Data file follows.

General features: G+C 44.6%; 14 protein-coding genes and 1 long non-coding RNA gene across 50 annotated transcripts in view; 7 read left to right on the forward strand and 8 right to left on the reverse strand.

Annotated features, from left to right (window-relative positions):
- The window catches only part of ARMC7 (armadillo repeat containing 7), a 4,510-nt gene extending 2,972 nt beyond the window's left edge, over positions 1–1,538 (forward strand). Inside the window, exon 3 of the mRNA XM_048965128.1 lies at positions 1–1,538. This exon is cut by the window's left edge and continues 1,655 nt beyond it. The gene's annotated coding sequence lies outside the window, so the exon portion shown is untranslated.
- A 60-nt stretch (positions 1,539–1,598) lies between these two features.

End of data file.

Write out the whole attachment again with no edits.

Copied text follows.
General features: G+C 44.6%; 14 protein-coding genes and 1 long non-coding RNA gene across 50 annotated transcripts in view; 7 read left to right on the forward strand and 8 right to left on the reverse strand.

Annotated features, from left to right (window-relative positions):
- The window catches only part of ARMC7 (armadillo repeat containing 7), a 4,510-nt gene extending 2,972 nt beyond the window's left edge, over positions 1–1,538 (forward strand). Inside the window, exon 3 of the mRNA XM_048965128.1 lies at positions 1–1,538. This exon is cut by the window's left edge and continues 1,655 nt beyond it. The gene's annotated coding sequence lies outside the window, so the exon portion shown is untranslated.
- A 60-nt stretch (positions 1,539–1,598) lies between these two features.